Scottish Ministers are 220 days late in making a decision as to whether to register an interest submitted by a community group Durness in relation to the Cape Wrath lighthouse.

The Land Reform (Scotland) Act 2003 contains provision in Part 2 for communities to apply to Scottish Ministers to register an interest in land in rural Scotland (any land outwith settlements of over 10,000 population). Once registered in the Register of Community Interests in Land, the land cannot be sold by the owner without the community having a prior right to buy it at an independent valuation. The Act lays down the procedures to be followed.

I remain unimpressed with this piece of legislation. Having reviewed its operation in 2007, I came to the conclusion that it was not fit for purpose and discuss the problems at greater length in Chapter 27 of The Poor Had No Lawyers. One of the criticisms I have of the legislation is reflected in the title of Chapter 27 of the book Bureaucratic Nit-picking and Fine Legal Arguments. The Act is currently under review by the Land Reform Review Group.

The Act is excessively bureaucratic and legalistic. For example, Scottish Ministers are charged with numerous responsibilities. Ignoring their legal obligations (e.g making certain information available) and their administrative tasks (e.g. sending letters to people), Ministers have over 20 discretionary decisions to make in each individual case – decisions which will determine whether or not a community is successful in acquiring land. And one community in the north west of Scotland is currently exposed to one of the most inequitable aspects of the legislation.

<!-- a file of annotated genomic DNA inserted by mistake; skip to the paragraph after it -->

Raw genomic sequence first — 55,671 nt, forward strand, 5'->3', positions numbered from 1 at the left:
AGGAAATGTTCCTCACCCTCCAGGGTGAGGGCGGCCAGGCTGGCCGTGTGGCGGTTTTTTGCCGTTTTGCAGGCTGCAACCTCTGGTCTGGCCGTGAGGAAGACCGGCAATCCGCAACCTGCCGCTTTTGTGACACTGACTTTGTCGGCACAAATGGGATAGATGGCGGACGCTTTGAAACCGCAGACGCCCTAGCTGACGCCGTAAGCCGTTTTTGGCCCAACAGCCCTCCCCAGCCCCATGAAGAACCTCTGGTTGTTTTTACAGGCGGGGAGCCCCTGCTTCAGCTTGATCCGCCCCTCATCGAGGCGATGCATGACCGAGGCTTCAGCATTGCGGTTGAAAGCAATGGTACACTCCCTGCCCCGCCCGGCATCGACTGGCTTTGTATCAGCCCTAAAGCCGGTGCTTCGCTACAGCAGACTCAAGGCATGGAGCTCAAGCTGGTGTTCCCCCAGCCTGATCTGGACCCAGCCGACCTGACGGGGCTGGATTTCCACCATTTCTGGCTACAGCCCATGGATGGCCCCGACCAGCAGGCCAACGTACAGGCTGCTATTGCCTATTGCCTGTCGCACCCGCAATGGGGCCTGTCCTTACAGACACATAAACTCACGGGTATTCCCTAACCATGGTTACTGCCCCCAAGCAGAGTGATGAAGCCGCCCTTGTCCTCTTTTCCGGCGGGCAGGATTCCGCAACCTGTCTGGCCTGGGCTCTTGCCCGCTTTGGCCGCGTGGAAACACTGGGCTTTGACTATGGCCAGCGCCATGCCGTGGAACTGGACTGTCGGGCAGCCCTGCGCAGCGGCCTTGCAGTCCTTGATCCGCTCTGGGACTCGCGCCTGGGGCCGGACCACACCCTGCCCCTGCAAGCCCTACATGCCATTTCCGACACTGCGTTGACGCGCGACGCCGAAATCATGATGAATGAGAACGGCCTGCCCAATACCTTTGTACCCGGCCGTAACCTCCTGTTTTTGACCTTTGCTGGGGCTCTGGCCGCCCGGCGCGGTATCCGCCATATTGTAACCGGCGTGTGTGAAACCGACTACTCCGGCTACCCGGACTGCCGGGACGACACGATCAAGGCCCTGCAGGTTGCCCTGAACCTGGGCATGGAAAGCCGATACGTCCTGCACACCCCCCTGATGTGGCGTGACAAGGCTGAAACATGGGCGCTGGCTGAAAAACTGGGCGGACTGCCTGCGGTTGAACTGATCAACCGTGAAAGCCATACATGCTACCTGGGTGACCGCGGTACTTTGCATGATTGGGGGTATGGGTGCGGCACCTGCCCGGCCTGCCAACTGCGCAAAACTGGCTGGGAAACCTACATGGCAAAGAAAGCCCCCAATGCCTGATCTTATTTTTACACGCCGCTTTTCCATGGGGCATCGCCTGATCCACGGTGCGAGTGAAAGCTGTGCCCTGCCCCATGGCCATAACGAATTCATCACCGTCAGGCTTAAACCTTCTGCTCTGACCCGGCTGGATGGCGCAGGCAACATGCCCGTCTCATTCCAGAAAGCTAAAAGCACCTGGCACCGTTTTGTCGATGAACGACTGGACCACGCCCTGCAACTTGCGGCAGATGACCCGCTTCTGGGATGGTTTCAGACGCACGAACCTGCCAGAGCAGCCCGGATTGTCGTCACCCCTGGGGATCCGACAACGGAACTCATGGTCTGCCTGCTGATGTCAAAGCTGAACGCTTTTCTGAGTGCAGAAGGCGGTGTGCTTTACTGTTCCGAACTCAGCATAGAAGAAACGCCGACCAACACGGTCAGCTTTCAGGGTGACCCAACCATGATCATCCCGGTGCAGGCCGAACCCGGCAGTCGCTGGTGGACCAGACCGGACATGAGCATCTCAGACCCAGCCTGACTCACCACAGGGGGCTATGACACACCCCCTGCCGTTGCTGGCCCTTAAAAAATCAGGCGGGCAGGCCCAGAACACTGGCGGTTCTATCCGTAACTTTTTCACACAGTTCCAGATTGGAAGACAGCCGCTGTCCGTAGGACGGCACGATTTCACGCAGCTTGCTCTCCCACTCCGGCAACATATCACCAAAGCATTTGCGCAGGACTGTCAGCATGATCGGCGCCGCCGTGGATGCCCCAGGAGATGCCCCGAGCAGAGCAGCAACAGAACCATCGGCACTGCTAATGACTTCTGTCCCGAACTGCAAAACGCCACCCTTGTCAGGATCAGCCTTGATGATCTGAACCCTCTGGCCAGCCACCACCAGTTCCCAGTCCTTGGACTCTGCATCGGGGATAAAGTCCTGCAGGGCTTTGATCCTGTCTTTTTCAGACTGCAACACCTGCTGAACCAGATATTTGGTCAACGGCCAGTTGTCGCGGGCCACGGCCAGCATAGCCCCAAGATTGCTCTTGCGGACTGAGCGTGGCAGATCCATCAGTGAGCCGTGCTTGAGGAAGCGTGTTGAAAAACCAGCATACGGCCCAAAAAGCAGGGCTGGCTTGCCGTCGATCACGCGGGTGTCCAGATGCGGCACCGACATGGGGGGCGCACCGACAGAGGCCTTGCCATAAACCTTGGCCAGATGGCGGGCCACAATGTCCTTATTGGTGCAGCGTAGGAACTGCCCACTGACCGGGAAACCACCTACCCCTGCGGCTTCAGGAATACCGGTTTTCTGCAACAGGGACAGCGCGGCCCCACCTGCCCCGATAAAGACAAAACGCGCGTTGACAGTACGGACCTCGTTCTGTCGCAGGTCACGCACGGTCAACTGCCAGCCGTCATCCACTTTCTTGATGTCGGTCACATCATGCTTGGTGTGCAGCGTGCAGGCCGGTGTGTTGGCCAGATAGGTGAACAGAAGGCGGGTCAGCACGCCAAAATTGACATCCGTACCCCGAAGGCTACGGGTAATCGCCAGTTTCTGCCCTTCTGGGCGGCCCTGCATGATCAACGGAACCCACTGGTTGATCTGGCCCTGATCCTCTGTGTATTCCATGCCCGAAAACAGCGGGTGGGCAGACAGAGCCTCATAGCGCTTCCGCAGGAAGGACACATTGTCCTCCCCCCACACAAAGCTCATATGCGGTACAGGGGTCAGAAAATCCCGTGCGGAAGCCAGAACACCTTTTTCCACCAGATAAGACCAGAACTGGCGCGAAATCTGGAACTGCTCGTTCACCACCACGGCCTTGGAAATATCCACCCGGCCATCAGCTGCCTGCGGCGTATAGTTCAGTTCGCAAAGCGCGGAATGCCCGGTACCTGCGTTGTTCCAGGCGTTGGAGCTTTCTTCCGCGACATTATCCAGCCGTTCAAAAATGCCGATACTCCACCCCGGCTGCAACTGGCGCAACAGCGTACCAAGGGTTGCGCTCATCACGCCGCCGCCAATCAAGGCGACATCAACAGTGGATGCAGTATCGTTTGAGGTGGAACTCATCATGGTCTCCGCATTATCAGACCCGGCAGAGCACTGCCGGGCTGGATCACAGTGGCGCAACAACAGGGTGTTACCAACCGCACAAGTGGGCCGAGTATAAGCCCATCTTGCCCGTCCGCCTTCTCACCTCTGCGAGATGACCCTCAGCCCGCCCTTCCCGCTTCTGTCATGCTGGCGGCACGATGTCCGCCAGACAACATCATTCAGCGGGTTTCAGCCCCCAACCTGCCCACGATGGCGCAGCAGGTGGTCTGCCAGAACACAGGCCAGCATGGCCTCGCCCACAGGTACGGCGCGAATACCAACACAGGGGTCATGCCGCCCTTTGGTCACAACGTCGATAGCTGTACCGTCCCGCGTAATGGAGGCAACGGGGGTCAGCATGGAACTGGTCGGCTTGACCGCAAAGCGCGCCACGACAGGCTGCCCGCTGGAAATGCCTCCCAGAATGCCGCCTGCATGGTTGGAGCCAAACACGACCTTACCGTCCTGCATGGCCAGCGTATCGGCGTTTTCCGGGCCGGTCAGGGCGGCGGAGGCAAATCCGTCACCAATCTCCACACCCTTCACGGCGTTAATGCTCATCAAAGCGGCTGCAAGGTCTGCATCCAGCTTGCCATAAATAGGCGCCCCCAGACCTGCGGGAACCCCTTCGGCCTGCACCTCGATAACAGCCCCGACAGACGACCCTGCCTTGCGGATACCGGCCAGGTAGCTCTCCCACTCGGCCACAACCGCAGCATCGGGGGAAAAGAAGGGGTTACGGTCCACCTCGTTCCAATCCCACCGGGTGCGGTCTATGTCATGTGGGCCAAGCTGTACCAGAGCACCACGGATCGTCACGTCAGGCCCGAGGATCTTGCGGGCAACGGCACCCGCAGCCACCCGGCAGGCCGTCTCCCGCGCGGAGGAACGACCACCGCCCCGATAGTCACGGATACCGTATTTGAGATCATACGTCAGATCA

In 2005 Durness Development Group Ltd. first registered an interest in a parcel of 45ha of land owned by the Northern Lighthouse Board – Cape Wrath lighthouse and surrounding land (Registration No. CB00028). As can be seen from the map below, the land is bounded to the south by  15,000 acres of land owned by the Secretary of State for Defence and the MoD has been keen to add this small but significant corner to their larger estate. The interest was registered in January 2006 and expired in January 2011 (registrations only last for 5 years before having to be re-registered).

In August 2012, the community applied to re-register the land once more (Registration No. CB00147). Following receipt of an application, Scottish Ministers first have to validate it to check that it is in order and that the correct documents have been completed. This takes not more than a day or two. The Durness application was received on 1 August 2012 and entered on the Register as “pending a decision” on 3 August 2012. And this is where matters get interesting.

Section 37(17) of the Act states that “Ministers shall, within 63 days of receiving an application“, notify a community body of their decision on whether to register an interest or not. The 63 day time limit expired on 12 October 2012. It is now 283 days since Scottish Ministers accepted the application from Durness Development Group Ltd. and no decision has been issued.